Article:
According to Health Canada; " Rudimentary testing for heterotrophic organisms became possible with the advent of culture media in the late 1800s. By the end of the century, HPC tests were being used as indirect indicators of water safety by providing information on the treatment process -- that is, they indicated the level of removal of bacteria by filtration." Health Canada continues, "The use of HPC as a safety indicator decreased in the 20th century with the advent of faecal-specific testing."
One way to understand this to consider a simple human analogy.
Within a human population there will be the large majority of good people and there maybe some bad people. The HPC is like measuring the presence of people in an area and then concluding that, since there are people, perhaps there may be bad people within this group of people.
Of course this is not a good method to measure bad people. There are many small communities everywhere which would claim the absence of any really bad people.
A better way to measure bad people is to look at the crime statistics - sort of like what the E Coli tests are about. Which is why HPC has ceased to be used as an indicator for water safety just as a population census is not used to find criminals.
In a similar way, one can explain the EPA's reason for the establishment of their HPC level through another analogy. The larger the population, the harder it will be to find the bad elements within that population with certainty.
Heterotrophic Plate Count (HPC) and gastrointestinal illness)
According to the World Health organisation, a study was conducted among Navy families in Connecticut , USA (Calderon 1988) who were randomly assigned either a blank filter or a granulated activated carbon (GAC) filter. The study covered over 600 person years. There was regular monitoring of water quality and human health.
Water from taps fitted with GAC filters had substantially higher heterotroph counts (mean > 1000 cfu/ml) compared with unfiltered water (mean 92 cfu/ml).
However, at the end of the study, there was no statistical difference between people receiving water with high HPC and unfiltered water (low HPC) .
A futher study was conducted in 1991 and came to the same conclusion (Calderon and Mood 1991)
A further trial was conducted by Payment in 1997 (Payment 1997) with 4 groups of people; those drinking tap water, those whose tap was left running so the water was wasted, those given bottled plant effluent water and those given plant effluent water further treated by reverse osmosis (RO).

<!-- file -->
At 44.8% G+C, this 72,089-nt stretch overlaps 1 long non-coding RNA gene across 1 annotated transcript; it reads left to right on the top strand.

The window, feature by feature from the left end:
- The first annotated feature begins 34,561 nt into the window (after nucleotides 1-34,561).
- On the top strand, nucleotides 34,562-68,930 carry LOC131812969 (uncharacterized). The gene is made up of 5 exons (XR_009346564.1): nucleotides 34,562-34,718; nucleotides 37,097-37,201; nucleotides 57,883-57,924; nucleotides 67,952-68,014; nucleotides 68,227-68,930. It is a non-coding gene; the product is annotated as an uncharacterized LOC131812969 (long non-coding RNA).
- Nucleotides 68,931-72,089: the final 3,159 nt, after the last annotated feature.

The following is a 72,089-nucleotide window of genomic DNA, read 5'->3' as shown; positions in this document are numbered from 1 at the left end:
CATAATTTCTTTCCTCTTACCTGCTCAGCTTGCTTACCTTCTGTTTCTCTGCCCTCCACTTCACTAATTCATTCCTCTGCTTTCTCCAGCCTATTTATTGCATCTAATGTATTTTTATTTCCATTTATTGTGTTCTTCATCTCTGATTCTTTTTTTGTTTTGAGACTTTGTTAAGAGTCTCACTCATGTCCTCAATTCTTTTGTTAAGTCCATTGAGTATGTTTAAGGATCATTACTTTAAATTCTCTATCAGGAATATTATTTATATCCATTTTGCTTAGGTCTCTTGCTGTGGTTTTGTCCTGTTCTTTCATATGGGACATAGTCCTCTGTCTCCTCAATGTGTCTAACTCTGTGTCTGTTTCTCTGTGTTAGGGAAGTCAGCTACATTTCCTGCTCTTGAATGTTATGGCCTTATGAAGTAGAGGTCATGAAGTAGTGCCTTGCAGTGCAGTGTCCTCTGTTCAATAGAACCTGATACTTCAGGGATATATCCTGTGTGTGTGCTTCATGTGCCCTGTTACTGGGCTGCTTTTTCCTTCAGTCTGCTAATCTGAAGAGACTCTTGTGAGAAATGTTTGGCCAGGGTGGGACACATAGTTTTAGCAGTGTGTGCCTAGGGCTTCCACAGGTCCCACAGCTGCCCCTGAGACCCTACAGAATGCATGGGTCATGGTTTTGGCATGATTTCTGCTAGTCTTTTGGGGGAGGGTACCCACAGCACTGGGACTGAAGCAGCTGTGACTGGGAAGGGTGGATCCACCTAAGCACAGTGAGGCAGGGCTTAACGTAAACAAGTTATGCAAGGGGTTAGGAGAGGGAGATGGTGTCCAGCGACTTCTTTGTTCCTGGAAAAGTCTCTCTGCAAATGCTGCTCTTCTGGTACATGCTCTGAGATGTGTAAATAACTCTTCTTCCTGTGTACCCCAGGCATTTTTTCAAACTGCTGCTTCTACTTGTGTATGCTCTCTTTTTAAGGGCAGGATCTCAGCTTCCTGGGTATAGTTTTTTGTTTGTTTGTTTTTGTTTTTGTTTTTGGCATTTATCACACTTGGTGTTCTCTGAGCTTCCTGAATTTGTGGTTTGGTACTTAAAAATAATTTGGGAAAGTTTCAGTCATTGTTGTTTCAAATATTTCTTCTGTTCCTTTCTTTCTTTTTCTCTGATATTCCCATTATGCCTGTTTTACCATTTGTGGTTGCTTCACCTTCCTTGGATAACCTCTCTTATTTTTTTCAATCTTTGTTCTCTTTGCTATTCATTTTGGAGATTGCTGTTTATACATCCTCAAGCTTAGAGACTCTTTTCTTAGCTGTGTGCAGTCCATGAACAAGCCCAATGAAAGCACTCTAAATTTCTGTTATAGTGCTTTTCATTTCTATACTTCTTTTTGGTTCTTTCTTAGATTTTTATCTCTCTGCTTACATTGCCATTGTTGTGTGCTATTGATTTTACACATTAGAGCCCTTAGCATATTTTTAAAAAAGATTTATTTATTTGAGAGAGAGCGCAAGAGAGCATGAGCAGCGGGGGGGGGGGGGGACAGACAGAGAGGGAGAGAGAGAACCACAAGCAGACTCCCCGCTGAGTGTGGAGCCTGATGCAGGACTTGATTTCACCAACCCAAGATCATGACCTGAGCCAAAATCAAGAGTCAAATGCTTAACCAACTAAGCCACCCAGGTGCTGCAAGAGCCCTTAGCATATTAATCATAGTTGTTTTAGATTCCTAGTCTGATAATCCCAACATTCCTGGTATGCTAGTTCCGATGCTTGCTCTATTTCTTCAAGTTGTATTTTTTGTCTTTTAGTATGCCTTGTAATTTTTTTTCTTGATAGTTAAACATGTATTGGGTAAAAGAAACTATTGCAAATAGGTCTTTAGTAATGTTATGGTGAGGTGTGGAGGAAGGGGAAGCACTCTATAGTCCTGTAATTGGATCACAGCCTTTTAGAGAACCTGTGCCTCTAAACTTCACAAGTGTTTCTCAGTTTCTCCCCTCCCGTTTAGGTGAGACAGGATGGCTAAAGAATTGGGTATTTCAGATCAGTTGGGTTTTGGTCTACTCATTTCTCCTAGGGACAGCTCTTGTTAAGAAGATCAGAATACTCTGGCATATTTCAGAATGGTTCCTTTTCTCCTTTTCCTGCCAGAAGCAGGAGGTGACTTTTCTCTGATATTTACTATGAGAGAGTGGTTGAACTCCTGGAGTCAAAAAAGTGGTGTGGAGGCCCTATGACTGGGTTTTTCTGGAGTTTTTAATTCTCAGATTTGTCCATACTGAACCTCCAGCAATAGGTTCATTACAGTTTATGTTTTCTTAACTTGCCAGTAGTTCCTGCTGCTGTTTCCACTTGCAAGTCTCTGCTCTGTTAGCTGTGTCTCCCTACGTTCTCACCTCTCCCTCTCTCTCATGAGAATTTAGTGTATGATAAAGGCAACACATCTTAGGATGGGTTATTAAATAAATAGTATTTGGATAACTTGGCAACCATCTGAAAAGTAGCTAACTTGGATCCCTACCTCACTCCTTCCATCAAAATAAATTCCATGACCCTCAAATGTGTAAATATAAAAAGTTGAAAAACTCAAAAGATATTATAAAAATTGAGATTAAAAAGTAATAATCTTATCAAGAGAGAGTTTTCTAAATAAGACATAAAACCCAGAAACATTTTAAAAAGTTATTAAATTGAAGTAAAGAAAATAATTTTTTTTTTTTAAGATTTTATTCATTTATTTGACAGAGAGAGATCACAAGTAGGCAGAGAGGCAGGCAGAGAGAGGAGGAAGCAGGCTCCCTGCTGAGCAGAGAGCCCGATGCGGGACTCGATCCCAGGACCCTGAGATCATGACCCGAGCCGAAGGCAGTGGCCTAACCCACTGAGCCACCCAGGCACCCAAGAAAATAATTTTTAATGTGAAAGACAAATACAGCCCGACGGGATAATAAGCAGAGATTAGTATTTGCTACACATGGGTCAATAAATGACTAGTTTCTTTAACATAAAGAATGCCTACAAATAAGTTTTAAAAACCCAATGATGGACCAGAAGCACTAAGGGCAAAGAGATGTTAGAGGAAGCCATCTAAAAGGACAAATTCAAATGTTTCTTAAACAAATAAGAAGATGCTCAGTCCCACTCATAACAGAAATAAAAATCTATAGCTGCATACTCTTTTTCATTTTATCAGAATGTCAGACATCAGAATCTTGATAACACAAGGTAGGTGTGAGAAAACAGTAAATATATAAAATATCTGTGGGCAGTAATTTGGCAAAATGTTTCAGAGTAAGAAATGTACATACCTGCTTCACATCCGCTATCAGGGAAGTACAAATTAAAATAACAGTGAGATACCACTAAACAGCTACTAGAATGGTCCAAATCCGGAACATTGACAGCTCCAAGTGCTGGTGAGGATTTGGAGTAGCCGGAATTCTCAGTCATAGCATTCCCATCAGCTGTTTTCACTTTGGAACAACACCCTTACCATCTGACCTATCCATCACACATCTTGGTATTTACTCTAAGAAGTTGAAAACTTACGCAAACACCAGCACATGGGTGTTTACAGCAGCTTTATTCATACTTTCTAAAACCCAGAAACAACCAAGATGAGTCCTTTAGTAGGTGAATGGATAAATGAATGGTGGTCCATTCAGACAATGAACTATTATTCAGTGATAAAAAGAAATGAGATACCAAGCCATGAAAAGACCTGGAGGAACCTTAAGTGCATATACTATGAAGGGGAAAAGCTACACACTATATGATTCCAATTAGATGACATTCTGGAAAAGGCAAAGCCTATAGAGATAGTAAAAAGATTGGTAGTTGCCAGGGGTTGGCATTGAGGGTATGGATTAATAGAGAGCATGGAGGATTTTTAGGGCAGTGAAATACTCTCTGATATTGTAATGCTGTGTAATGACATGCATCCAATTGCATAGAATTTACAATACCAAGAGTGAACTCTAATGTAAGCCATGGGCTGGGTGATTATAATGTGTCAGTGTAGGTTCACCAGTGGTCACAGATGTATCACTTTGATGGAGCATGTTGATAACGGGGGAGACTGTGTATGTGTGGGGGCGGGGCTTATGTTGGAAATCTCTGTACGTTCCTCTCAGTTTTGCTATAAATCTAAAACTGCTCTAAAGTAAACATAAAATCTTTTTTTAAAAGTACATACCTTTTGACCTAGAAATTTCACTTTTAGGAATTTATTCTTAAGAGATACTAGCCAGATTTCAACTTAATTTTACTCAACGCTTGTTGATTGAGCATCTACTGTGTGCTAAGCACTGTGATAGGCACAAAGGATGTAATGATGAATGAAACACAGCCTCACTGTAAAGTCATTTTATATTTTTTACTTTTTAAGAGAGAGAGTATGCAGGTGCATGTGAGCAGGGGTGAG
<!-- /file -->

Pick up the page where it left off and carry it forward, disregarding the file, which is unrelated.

In the 2 groups using bottled plant effluent water, there was significantly higher HPC. Despite this, the gastrointestinal illness rates were not significantly different between the 2 groups. With regard to the 2 “taps” groups, the illness rate in the group with continual running water tap (lower HPC) was actually higher.
The Wolrd Health organisation concludes that the studies demonstrate there is no association between counts of HPC bacteria and gastrointestinal illness in humans.
water filtration systems breed Heterotrophic bacteria?
However, because activated carbon is a chlorine adsorber, there is a disinfection mechanism because chlorine kills bacteria and suppresses bacterial growth; which is why it is introduced into the municipal water supply. So as the activated carbon extracts the chlorine from the water, there is a suppression of the bacterial growth.
However, should the influent water not be chlorinated as in some countries, the activated carbon will breed heterotrophic bacteria. Nevertheless, this is still not an issue because the activated carbon is after the ceramic filter, the benign bacteria that inhabit the activated carbon arrive there through the unavoidable contact with the environment. But pathenogenic bacteria that would come through fecal copntamination of the water supply are blocked by the filter.
Therefore, where there isn't a chlorinated municipal supply, the HPC results could certainly be higher after passing through the filter...
systems always provide significant (99.99%) reduction of microbial
pathogens even in cases where tje HPC measurement may even show an increase
relative to the filtered water. HPC
measurements do not correlate to the concentration of pathogenic
bacteria., i.e. the safety of the water.
In fact, some studies suggest that residual HPC bacteria may demonstrate a protective effect, by competing with pathogenic bacteria. This effect is used in slow sand filters, where the Schmutzdecke, a biologically active film formed on the surface of the sand filter and containing a massive amount of heterotrophic bacteria, is used to detroy pathenogenic bacteria.